Analysis • Use of health safety nets doesn't shut out citizens.
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Ogden >> Amerie and Trace Delgado submit to having their fingers pricked without a wince or whimper.
"They're tough. They've been through a lot," said their foster mother, Heather, who on this December morning has brought the pajama-clad 2-year-olds to the Weber-Morgan Health Department for the blood draw and a nutritional assessment. She is adopting the Delgado twins knowing little about their medical histories, their heritage or the hurts wrought by poverty, crime and neglect. What matters is not "how they came" to her, but "that they came," she said. "We have room in our home and hearts."
It's a philosophy shared by only a handful of the state's social welfare programs.
Most public aid is off limits to undocumented immigrants. Only some food and emergency medical programs pay no regard to a person's immigration status, such as the federally funded nutrition program, Women, Infants and Children (WIC), which the Delgado twins draw upon.
These health safety nets appear to cater disproportionately to immigrants, according to research by The Salt Lake Tribune. But contrary to popular belief, their claim on this aid doesn't shut out American citizens.
"All eligible citizens qualify, so there's no crowding out of citizens by illegal immigrants," said Jennifer Tolbert, a health policy expert at the Henry J. Kaiser Family Foundation.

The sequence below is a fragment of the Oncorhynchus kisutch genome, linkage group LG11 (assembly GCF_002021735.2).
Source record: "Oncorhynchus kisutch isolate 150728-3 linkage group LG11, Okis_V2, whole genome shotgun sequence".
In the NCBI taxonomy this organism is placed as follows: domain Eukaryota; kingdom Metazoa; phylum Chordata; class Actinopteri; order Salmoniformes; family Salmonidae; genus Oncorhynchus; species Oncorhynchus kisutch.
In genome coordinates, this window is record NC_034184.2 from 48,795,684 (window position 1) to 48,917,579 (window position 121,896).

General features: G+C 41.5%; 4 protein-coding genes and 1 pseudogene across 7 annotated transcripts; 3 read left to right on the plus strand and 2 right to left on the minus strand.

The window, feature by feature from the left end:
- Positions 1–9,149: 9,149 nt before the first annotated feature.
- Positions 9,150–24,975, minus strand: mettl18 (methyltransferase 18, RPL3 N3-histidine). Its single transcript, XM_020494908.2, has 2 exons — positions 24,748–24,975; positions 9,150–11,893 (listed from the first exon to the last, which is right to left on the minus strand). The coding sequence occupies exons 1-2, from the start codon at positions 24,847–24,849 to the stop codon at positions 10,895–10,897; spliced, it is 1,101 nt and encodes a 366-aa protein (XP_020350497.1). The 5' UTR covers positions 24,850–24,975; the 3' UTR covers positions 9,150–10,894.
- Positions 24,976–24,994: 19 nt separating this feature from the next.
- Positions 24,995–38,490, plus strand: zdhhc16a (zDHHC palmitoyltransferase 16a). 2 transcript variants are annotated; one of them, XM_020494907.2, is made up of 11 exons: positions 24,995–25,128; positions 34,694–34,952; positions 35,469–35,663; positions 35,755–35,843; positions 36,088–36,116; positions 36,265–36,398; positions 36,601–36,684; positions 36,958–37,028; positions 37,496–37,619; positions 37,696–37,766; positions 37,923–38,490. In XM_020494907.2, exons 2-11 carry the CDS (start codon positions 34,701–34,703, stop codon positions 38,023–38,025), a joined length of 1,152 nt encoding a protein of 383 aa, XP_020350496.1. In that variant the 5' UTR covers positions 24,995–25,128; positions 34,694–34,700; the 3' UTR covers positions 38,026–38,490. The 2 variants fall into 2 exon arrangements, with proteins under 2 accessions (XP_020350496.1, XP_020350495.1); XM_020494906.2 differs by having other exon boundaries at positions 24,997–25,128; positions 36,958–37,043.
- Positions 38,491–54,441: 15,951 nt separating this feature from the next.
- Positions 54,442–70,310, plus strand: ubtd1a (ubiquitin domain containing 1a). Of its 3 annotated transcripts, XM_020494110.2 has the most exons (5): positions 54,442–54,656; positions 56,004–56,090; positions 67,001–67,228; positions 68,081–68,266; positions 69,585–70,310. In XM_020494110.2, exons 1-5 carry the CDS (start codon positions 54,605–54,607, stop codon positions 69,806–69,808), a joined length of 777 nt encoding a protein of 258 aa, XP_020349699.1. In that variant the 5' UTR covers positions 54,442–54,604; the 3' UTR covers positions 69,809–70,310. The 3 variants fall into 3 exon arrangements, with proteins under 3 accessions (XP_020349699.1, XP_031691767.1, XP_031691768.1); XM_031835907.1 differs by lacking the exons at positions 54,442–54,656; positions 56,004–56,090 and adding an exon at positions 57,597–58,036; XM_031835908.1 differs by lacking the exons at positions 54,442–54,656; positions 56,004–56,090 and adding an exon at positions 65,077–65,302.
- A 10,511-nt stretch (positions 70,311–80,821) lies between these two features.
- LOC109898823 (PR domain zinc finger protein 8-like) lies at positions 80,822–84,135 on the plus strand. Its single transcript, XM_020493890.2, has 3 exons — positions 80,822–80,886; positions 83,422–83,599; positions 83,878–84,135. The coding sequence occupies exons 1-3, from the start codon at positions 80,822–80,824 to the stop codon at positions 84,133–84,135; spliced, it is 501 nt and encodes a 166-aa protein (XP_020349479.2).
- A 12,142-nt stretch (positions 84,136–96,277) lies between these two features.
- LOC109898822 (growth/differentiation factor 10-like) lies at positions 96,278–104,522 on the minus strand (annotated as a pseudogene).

Still, those programs and other aid provided to families with undocumented members mean fewer tax dollars for other purposes, notes one Utah lawmaker. Undocumented immigrants can't access the "big three" social supports: welfare, food stamps and Medicaid. But their citizen children can, and their numbers are growing.
Urban melting pot •WIC, which doesn't track clients' citizenship status, provides pregnant women and mothers with vouchers for healthy staples, such as bread, milk and baby formula.
The state's $39.2 million program disproportionately caters to Latino women. In fiscal year 2010, nearly 40 percent of WIC's 75,000 enrollees listed themselves as Latino. About 13 percent of Utah's population is Latino.
Years ago, the waiting room of the Weber-Morgan WIC clinic was predominantly filled with young, white moms. Now, it's an urban melting pot of all ethnicities and ages, said its director, Colleen Jenson. "It seems like we're preaching the same messages, but to a new group of women."
The federal government gives Utah a lump sum for WIC each year. Should food prices escalate, the state could ration benefits, reserving them for the least healthy.
But that hasn't happened for more than a decade despite nearly 60 percent enrollment growth over the past three years, Jenson said.
WIC differs from other food assistance in that participants must undergo counseling on healthy eating and breastfeeding, and children are tested for iron deficiency.
The program acts as a medical home for the uninsured, an avenue for spotting family health problems for treatment by private, charitable and federal health clinics that offer reduced-price medical care.
In this way, WIC also helps with disease surveillance. Undocumented immigrants can get free immunizations, counseling to quit smoking and free or discounted drugs for communicable diseases, such as tuberculosis and HIV/AIDS.
"When we provide a vaccination to a child, or to adults who are around children, then we protect everybody's children," said Teresa Garrett, state director of public health practice. "Germs ... don't care where you're from or what socioeconomic class you come from. They're just after a host."
Charity care • The cost of these public health programs, however, pales in comparison to Medicaid.